In my Composition class last week, we had an interesting activity that was intended to discover how we judge people by looks when, according to the theory of the activity, we are not given time to allow prejudices to enter our judgment. We were allowed to look at each picture of a mostly well-known person–at least at my school for a few–for just 15 seconds and had to write down as much as we could about the person in that time without including their name. I put my answers down below each picture, in the exact order I wrote them. If you want to, you should try to do the same thing; only look at the picture for 15 seconds and see what comes immediately to mind. I also copied the exact pictures that were used in the activity, as different pictures of the same person would obviously elicit different responses. Our professor shared a few other interesting facts including some differences in our answers (a class of freshman) opposed to the answers of other professors.
President, handsome, flag, suit, tie, white house, ears, America, blue
Transformers, pretty, movies, famous, stars
Indiana, suit, tie, flag, bald, old, governor
talented, hat, ring, music, rap, stranded, Haiti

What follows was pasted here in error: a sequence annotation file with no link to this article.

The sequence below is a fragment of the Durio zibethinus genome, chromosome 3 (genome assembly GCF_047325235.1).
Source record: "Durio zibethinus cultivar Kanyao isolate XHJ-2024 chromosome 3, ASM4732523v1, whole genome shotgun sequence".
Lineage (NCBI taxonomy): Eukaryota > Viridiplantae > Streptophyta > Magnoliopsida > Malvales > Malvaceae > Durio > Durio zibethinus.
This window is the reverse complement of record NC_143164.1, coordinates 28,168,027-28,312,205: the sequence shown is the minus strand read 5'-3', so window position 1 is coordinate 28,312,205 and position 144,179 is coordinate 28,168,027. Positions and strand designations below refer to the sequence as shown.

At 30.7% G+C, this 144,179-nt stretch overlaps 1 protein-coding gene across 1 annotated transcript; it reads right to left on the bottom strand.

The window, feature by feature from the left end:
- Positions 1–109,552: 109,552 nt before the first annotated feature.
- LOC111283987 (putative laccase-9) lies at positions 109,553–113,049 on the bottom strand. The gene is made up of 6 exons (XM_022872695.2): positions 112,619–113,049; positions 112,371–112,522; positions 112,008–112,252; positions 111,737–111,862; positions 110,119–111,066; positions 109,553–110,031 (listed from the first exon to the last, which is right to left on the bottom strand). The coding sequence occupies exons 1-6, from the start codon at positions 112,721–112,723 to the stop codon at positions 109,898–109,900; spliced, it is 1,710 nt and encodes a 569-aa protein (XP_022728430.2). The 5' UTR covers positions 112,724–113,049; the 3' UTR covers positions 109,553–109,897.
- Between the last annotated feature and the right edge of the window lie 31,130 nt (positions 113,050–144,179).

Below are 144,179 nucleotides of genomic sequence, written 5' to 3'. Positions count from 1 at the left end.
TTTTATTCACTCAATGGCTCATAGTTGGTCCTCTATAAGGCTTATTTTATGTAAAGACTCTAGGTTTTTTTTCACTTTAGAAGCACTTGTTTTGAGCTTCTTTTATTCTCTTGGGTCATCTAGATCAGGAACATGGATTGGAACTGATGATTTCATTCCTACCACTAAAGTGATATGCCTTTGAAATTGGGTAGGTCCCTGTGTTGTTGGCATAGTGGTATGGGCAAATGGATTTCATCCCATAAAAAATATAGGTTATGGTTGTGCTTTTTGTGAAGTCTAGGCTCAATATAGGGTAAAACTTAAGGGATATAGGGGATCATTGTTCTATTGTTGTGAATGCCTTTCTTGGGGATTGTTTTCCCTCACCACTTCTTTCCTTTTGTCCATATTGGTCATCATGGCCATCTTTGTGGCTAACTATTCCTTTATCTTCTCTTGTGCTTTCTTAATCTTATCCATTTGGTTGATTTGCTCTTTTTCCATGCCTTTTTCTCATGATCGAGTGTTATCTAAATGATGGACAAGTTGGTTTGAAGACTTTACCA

old, grandpa, mean, republican, war, ugly tie, tumor, lost
lost, President, flag, crazy, first lady, loud, cold
ipod, computers, apple, beard, glasses, smart, old
volcanoes, President, lava, school, father, priest, smart, nice
evil, terrorist, beard, dead, new york, Muslim
cute, Avatar, blue, robot, army, tough, trees, Jake, moron
One of the first things that our professor pointed out was that 30% of the professors who did this with him did not know who #10 is, and a few more than that did not know #2. There were no students who didn’t know either of them. Also:
-Surprisingly, he said all but a few professors knew #4.
-Sadly, about 40% of the students did not know who #3 is (he is Mitch Daniels, the Governor of our state).
-A few students didn’t know #8!! He is Fr. Jenkins, the President of our school!! Which is very sad considering he spoke at orientation where every fresh would have seen him in person.
-Over half of the professors used “black” or “African-American” on #1 or #4, and almost half used “girl” on #2. Only 4% of students used the same terms on #1 or #4 and no students used “girl” on #2.
-Boys were, of course, very likely to describe #2 as “hot” and girls to describe #10 as “cute” or “hot”. No professors used those terms on anyone.
-No professors used “old” to describe anyone. Most students used “old” to describe at least one of the people .
What I found surprising was how rushed I felt to write something and I actually did mostly just describe the person’s clothes or something in the picture, even though I feel very strongly about a few of the people. Our professor’s theory is that if you do use “emotional” language to describe someone in this activity (“evil”, “crazy”, and “mean” in my answers), the feeling is extremely closely held and nothing will likely ever change your mind about the person. Did you think about the images as you looked at them? How different were your thoughts from mine?